Whatever we could do with a new party and all of us stop the old arguments kiss goodbye to voting old hat as they have let us down badly as a group. More compassion for overseas economic migrants seeking to live in countries like ours or UK with higher welfare than just to be safe.

    And lets face it. they are living off Centrelink far more than previous refugees from WW2 did or had access too even.
    Although not a lot said as if so get called racist we do get some reports and one is that one country, Afghanistan, a large 97% of their incomers stay on welfare for more than 5 years, and that was a decade or so ago.

    And we do know our population has grown faster due to taking in more and more refugees etc but our working population isn't growing at all still stuck around 11 million workers paying income tax as well as levy old pension and 9% super contribution from employer to their super new pension scheme.

    and yet in last decade MP's alone have had a 75% increase in their salaries on top of many other bits of income. So have top public servants as they follow MP's rises.

    Country cant afford all of this so blame constantly here is its all the aging population causing the problems.

    And that my friends is a blatant lie. We dont cost that much and super concessions more this year to wealthy than entire age pension paid out.

    Divide and rule.

    Is it not time we did something - needs to be as a block to make a difference.
    Anonymous
    7th Mar 2016
    5:20pm
    Where is the suggestions of what to do. One poster earlier said had some.


    Henry and Innes tried to start a party of older people to fight for ourselves over at the Meeting Place. But apathy won.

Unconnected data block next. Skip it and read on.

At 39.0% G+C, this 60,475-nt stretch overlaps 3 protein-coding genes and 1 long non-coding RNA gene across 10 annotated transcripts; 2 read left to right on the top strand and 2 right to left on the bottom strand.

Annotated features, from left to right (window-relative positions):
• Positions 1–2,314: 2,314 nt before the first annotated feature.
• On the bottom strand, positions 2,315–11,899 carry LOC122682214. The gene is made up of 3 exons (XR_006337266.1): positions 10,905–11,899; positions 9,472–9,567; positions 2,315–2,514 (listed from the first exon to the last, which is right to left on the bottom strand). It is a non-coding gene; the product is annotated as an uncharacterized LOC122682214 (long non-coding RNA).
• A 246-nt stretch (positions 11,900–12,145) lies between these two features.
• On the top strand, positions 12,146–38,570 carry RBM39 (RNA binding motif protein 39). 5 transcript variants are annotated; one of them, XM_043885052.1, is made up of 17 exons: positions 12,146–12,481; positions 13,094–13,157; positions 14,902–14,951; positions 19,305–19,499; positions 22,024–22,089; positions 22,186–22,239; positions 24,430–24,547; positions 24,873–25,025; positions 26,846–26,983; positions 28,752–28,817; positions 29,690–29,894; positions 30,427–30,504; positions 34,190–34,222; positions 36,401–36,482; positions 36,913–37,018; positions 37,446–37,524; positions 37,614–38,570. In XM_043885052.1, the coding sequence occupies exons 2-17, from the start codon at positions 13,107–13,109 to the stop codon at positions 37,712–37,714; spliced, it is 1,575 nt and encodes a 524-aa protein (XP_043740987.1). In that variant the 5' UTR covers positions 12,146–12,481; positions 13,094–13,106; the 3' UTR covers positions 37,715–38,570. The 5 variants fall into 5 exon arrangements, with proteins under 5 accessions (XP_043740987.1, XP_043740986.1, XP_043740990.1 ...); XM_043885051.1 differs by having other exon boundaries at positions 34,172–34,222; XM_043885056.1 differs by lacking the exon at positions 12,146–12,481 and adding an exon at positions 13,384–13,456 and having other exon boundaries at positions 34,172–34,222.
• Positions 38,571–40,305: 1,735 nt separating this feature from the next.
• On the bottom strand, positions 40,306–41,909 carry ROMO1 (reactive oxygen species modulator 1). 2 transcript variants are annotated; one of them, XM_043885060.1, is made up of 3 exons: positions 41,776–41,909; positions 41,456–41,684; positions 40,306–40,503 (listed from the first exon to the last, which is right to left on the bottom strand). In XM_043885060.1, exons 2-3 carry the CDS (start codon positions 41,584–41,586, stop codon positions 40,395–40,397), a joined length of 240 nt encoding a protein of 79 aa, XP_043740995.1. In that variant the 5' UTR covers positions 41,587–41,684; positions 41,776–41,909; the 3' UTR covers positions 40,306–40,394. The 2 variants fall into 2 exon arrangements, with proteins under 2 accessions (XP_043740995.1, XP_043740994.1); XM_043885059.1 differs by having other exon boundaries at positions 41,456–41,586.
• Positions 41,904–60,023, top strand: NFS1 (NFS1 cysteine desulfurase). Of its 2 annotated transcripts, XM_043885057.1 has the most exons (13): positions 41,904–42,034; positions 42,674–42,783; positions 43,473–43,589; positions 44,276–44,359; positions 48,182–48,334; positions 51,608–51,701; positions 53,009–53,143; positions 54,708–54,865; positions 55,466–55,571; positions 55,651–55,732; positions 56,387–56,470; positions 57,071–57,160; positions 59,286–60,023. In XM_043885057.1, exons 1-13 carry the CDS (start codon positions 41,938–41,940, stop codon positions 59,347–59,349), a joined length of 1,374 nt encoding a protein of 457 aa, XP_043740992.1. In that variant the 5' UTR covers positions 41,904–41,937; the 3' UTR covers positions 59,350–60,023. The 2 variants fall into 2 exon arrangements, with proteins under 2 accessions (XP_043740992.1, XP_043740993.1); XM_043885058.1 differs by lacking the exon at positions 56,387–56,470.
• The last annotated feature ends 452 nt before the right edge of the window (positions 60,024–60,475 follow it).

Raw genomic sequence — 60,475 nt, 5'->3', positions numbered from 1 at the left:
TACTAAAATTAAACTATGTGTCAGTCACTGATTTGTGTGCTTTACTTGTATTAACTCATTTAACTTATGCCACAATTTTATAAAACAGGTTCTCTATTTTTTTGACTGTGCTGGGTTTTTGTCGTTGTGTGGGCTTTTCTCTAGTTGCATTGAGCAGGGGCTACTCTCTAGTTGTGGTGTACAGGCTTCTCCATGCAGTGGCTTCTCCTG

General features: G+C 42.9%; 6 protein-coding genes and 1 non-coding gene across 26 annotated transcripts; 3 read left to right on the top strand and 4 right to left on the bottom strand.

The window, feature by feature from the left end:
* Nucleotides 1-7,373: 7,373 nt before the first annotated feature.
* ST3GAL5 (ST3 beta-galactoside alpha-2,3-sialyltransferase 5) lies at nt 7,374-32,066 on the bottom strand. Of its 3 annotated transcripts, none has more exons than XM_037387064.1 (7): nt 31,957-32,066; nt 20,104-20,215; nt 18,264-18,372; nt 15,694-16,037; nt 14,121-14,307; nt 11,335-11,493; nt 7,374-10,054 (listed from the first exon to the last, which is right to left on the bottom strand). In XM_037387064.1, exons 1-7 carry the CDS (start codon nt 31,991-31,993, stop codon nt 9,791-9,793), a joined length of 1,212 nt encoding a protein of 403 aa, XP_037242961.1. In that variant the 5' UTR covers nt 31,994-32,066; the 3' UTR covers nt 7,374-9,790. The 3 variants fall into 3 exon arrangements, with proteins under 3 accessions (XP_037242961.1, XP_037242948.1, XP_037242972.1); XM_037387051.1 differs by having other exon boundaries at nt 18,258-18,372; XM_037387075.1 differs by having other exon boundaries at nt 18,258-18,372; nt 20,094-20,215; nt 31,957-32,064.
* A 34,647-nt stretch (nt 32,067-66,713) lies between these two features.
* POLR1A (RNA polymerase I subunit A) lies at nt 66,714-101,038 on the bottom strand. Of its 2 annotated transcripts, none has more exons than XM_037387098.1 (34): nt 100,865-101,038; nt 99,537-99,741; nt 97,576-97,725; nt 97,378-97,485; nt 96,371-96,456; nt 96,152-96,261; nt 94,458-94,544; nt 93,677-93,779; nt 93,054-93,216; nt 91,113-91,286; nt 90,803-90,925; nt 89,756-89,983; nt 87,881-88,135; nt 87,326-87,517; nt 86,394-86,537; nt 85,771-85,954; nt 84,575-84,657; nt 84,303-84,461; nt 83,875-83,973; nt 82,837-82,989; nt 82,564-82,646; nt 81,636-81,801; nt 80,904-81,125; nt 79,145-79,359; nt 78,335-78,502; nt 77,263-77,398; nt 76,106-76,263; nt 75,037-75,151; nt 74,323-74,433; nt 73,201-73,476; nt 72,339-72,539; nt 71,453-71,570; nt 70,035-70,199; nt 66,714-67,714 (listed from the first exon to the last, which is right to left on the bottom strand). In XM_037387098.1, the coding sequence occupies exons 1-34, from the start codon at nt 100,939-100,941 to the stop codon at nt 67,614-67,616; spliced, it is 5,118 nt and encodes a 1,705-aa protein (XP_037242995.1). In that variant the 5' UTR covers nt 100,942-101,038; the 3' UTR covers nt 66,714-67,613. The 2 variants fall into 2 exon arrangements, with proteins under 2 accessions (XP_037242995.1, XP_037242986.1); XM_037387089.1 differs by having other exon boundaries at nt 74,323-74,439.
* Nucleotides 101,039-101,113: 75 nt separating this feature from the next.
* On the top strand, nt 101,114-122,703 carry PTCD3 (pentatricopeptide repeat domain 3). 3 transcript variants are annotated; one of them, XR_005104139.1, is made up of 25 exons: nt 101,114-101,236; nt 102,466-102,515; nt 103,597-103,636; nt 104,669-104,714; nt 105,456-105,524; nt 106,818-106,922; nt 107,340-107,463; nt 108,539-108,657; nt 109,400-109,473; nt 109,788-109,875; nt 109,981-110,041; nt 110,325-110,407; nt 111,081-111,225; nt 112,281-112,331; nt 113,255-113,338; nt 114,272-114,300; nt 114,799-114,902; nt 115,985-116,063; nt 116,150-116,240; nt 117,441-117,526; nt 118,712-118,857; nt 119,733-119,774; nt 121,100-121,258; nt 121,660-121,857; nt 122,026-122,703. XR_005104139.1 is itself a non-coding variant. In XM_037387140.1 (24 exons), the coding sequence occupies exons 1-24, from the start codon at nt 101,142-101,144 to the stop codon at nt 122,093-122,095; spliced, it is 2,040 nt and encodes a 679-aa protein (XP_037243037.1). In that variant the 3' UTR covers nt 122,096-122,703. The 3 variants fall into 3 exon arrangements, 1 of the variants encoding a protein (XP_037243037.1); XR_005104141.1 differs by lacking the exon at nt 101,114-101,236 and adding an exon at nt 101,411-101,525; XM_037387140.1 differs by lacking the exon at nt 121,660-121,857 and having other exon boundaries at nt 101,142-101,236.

As it always seems to do and why we're discussing now what to do but wont do much seems to me.

    Will just start off the arguing again over Labor v Liberals. Just have to go to Meeting place to see it in action with a lot of Labor voters spitting hate but still voting Labor and still moaning re pension not enough but got the $30 if single and of course the singles argue the couples get too much and so on. And both political parties love it as shuts us up and they are scared stiff we could unite as one voting block so for last 20 years have divided the ruled. Also deny that we ever pain any money into Pension Fund or existed but it did.Til they both agreed to use the monies in 1950. Can fight here but same old they agree on a lot and then use words to make us argue the toss. They win. We lose.

    ALA is one new party, started off already registered and with common sense policies. Including looking after the over 65's. Business people running it. So could be a good new start.

    Or others too starting off but none mention us except for ALA and I thought it was a good sign as not using us as scapegoat but saying need to be looked after better. And that is truth.

    Whatever we could do with a new party and all of us stop the old arguments kiss goodbye to voting old hat as they have let us down badly as a group. More compassion for overseas economic migrants seeking to live in countries like ours or UK with higher welfare than just to be safe.